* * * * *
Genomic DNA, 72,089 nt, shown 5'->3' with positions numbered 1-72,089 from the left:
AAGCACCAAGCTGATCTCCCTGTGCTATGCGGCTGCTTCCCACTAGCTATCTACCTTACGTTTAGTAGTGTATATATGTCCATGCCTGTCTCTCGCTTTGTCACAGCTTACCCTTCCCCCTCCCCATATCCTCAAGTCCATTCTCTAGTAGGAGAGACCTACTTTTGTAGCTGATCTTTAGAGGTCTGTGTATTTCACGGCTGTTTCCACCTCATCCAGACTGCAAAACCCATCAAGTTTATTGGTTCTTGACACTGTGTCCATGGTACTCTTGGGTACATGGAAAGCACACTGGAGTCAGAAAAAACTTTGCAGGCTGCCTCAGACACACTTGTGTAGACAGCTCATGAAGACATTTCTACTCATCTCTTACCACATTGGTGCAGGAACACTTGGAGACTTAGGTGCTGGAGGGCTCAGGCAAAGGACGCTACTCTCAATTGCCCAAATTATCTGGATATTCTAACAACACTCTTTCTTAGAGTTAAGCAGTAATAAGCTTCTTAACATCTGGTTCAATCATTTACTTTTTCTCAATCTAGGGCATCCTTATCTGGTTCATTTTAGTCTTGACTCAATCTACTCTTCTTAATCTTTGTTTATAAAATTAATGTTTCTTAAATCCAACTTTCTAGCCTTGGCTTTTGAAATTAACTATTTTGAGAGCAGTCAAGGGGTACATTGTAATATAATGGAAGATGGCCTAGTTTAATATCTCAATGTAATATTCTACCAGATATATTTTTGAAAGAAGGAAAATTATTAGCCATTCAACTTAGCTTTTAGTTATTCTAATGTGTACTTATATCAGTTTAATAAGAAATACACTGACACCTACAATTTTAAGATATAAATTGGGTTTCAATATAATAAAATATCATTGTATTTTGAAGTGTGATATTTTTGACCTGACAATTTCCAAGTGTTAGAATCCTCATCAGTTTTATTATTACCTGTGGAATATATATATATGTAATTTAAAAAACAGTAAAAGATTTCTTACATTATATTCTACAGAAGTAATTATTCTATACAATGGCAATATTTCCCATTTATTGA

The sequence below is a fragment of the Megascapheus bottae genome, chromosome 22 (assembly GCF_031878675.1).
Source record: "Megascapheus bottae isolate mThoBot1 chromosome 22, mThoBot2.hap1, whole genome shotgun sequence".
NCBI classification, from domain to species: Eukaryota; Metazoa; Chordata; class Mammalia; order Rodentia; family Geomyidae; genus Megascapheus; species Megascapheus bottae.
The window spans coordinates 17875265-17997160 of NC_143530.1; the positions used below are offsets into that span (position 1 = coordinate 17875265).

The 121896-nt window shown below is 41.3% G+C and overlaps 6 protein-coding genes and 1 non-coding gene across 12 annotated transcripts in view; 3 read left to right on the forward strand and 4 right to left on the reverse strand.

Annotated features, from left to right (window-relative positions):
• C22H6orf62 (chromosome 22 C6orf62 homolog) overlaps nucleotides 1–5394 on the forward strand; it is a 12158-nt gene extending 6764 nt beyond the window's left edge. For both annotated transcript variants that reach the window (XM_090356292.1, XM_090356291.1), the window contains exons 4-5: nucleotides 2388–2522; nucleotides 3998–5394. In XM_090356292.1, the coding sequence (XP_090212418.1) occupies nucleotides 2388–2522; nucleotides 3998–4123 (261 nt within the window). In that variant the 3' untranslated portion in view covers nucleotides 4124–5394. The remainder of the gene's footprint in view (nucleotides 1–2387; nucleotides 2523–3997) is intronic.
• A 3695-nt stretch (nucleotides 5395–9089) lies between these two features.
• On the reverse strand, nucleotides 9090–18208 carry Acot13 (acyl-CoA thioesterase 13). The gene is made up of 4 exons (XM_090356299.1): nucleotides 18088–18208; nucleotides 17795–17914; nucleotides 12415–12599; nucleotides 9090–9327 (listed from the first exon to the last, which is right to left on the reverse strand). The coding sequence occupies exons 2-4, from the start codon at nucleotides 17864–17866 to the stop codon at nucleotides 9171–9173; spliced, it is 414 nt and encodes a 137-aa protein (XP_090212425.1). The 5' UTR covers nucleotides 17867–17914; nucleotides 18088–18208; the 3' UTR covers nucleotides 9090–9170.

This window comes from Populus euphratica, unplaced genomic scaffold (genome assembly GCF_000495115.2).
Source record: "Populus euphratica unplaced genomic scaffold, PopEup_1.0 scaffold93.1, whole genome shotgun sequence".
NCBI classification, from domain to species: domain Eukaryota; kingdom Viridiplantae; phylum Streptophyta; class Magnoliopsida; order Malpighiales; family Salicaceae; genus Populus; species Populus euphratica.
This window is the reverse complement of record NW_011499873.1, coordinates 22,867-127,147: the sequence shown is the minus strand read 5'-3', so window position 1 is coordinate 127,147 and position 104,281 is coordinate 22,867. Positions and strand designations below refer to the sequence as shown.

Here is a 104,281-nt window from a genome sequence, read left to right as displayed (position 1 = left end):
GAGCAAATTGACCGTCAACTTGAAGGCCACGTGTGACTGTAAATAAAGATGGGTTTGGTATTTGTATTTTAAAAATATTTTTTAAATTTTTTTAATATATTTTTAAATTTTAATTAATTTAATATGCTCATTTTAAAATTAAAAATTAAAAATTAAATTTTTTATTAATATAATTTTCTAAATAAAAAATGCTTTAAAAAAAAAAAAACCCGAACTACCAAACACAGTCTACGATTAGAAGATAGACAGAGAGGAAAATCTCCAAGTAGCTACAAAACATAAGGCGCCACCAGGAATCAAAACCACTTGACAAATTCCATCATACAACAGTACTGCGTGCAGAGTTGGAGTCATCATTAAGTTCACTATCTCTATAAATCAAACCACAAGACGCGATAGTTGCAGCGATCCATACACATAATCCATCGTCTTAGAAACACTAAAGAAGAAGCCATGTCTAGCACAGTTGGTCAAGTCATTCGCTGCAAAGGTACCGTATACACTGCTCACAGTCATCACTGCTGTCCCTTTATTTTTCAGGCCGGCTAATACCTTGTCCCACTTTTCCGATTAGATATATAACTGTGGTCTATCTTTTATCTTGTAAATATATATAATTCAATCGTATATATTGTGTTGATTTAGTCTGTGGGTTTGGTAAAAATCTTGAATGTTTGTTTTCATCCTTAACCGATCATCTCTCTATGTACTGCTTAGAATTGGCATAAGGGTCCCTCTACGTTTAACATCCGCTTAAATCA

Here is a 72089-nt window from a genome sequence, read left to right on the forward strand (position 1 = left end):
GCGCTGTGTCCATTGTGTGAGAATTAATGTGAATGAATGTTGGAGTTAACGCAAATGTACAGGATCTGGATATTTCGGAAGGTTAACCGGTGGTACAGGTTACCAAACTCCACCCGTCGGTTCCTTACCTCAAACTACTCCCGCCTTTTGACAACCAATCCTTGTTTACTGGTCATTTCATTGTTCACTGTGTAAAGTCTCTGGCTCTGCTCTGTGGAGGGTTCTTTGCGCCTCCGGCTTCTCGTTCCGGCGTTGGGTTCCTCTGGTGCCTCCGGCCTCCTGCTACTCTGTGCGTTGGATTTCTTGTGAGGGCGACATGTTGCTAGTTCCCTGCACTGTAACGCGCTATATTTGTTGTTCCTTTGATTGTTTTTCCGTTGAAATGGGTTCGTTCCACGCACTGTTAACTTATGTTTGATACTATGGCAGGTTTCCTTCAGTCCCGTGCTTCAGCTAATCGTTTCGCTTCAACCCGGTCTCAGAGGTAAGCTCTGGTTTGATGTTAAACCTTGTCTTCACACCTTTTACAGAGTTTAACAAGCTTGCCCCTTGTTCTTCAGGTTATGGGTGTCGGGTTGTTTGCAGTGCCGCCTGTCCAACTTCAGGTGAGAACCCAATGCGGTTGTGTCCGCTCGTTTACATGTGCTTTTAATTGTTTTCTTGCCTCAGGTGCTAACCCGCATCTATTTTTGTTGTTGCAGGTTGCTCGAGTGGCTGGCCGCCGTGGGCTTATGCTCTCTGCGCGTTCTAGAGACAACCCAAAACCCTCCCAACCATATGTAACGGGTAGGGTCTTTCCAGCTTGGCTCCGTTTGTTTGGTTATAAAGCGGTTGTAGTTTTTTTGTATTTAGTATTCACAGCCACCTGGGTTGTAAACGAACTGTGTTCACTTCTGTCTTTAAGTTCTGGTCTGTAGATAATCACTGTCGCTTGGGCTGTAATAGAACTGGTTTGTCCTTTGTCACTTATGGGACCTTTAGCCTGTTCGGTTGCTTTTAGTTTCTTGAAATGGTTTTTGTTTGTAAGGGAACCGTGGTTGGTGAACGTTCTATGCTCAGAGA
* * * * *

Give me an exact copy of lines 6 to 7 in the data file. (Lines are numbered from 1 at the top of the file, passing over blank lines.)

The window spans coordinates 17875265-17997160 of NC_143530.1; the positions used below are offsets into that span (position 1 = coordinate 17875265).

The 121896-nt window shown below is 41.3% G+C and overlaps 6 protein-coding genes and 1 non-coding gene across 12 annotated transcripts in view; 3 read left to right on the forward strand and 4 right to left on the reverse strand.